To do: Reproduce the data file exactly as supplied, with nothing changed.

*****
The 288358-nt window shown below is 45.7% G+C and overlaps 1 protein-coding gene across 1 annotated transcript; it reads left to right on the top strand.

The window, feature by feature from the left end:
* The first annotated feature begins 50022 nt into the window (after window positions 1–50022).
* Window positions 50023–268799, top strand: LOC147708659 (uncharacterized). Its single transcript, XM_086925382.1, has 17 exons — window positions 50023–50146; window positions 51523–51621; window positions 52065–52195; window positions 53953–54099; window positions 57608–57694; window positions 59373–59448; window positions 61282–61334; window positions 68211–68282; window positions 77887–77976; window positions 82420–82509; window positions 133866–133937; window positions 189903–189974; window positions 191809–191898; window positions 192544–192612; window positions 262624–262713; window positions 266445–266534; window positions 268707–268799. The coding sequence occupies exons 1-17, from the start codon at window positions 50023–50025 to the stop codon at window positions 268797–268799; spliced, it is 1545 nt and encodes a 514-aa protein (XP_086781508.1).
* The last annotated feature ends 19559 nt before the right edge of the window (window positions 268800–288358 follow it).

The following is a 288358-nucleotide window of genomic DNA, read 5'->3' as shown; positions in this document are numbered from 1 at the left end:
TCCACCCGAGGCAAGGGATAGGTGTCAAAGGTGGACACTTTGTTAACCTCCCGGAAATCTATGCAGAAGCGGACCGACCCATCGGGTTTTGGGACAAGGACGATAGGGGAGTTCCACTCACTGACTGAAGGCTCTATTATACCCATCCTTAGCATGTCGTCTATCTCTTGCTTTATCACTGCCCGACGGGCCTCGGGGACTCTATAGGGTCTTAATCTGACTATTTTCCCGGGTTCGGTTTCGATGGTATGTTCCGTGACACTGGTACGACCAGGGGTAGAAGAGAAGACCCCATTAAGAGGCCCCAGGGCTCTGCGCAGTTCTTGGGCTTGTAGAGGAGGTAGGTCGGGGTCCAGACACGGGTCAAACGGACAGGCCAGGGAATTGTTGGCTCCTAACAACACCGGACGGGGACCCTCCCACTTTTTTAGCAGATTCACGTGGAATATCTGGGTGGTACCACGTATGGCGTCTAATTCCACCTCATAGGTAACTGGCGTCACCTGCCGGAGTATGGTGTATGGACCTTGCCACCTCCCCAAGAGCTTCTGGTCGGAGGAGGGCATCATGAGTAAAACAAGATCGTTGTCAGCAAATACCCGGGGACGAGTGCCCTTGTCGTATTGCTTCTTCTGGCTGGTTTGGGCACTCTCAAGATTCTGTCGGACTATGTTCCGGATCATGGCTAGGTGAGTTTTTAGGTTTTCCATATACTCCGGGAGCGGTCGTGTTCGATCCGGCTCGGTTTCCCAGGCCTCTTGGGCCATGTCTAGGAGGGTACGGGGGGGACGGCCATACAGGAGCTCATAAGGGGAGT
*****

The 288358-nt window shown below is 45.7% G+C and overlaps 1 protein-coding gene across 1 annotated transcript; it reads left to right on the top strand.

The window, feature by feature from the left end:
* The first annotated feature begins 50022 nt into the window (after window positions 1–50022).
* Window positions 50023–268799, top strand: LOC147708659 (uncharacterized). Its single transcript, XM_086925382.1, has 17 exons — window positions 50023–50146; window positions 51523–51621; window positions 52065–52195; window positions 53953–54099; window positions 57608–57694; window positions 59373–59448; window positions 61282–61334; window positions 68211–68282; window positions 77887–77976; window positions 82420–82509; window positions 133866–133937; window positions 189903–189974; window positions 191809–191898; window positions 192544–192612; window positions 262624–262713; window positions 266445–266534; window positions 268707–268799. The coding sequence occupies exons 1-17, from the start codon at window positions 50023–50025 to the stop codon at window positions 268797–268799; spliced, it is 1545 nt and encodes a 514-aa protein (XP_086781508.1).
* The last annotated feature ends 19559 nt before the right edge of the window (window positions 268800–288358 follow it).

The following is a 288358-nucleotide window of genomic DNA, read 5'->3' as shown; positions in this document are numbered from 1 at the left end:
TCCACCCGAGGCAAGGGATAGGTGTCAAAGGTGGACACTTTGTTAACCTCCCGGAAATCTATGCAGAAGCGGACCGACCCATCGGGTTTTGGGACAAGGACGATAGGGGAGTTCCACTCACTGACTGAAGGCTCTATTATACCCATCCTTAGCATGTCGTCTATCTCTTGCTTTATCACTGCCCGACGGGCCTCGGGGACTCTATAGGGTCTTAATCTGACTATTTTCCCGGGTTCGGTTTCGATGGTATGTTCCGTGACACTGGTACGACCAGGGGTAGAAGAGAAGACCCCATTAAGAGGCCCCAGGGCTCTGCGCAGTTCTTGGGCTTGTAGAGGAGGTAGGTCGGGGTCCAGACACGGGTCAAACGGACAGGCCAGGGAATTGTTGGCTCCTAACAACACCGGACGGGGACCCTCCCACTTTTTTAGCAGATTCACGTGGAATATCTGGGTGGTACCACGTATGGCGTCTAATTCCACCTCATAGGTAACTGGCGTCACCTGCCGGAGTATGGTGTATGGACCTTGCCACCTCCCCAAGAGCTTCTGGTCGGAGGAGGGCATCATGAGTAAAACAAGATCGTTGTCAGCAAATACCCGGGGACGAGTGCCCTTGTCGTATTGCTTCTTCTGGCTGGTTTGGGCACTCTCAAGATTCTGTCGGACTATGTTCCGGATCATGGCTAGGTGAGTTTTTAGGTTTTCCATATACTCCGGGAGCGGTCGTGTTCGATCCGGCTCGGTTTCCCAGGCCTCTTGGGCCATGTCTAGGAGGGTACGGGGGGGACGGCCATACAGGAGCTCATAAGGGGAGT